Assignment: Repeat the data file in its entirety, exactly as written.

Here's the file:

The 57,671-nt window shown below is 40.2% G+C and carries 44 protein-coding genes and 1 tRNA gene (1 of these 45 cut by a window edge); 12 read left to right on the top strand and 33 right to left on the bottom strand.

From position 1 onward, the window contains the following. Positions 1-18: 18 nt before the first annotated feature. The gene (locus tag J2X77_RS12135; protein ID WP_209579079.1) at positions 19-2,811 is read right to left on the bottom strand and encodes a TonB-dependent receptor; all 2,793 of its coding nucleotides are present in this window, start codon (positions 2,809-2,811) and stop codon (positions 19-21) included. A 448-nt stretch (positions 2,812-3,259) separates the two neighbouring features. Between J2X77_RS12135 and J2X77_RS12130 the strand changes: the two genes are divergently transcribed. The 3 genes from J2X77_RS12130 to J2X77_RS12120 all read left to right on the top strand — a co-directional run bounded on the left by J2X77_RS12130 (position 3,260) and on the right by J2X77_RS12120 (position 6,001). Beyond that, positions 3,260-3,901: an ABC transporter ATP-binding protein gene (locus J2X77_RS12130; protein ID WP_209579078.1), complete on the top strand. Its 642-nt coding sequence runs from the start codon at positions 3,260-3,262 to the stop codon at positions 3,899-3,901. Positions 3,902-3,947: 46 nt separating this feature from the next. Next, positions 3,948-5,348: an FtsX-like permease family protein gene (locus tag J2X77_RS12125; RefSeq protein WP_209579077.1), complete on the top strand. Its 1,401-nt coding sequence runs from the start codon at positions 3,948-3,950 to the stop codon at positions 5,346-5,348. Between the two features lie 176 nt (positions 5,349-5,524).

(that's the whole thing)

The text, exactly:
The 57,671-nt window shown below is 40.2% G+C and carries 44 protein-coding genes and 1 tRNA gene (1 of these 45 cut by a window edge); 12 read left to right on the top strand and 33 right to left on the bottom strand.

From position 1 onward, the window contains the following. Positions 1-18: 18 nt before the first annotated feature. The gene (locus tag J2X77_RS12135; protein ID WP_209579079.1) at positions 19-2,811 is read right to left on the bottom strand and encodes a TonB-dependent receptor; all 2,793 of its coding nucleotides are present in this window, start codon (positions 2,809-2,811) and stop codon (positions 19-21) included. A 448-nt stretch (positions 2,812-3,259) separates the two neighbouring features. Between J2X77_RS12135 and J2X77_RS12130 the strand changes: the two genes are divergently transcribed. The 3 genes from J2X77_RS12130 to J2X77_RS12120 all read left to right on the top strand — a co-directional run bounded on the left by J2X77_RS12130 (position 3,260) and on the right by J2X77_RS12120 (position 6,001). Beyond that, positions 3,260-3,901: an ABC transporter ATP-binding protein gene (locus J2X77_RS12130; protein ID WP_209579078.1), complete on the top strand. Its 642-nt coding sequence runs from the start codon at positions 3,260-3,262 to the stop codon at positions 3,899-3,901. Positions 3,902-3,947: 46 nt separating this feature from the next. Next, positions 3,948-5,348: an FtsX-like permease family protein gene (locus tag J2X77_RS12125; RefSeq protein WP_209579077.1), complete on the top strand. Its 1,401-nt coding sequence runs from the start codon at positions 3,948-3,950 to the stop codon at positions 5,346-5,348. Between the two features lie 176 nt (positions 5,349-5,524).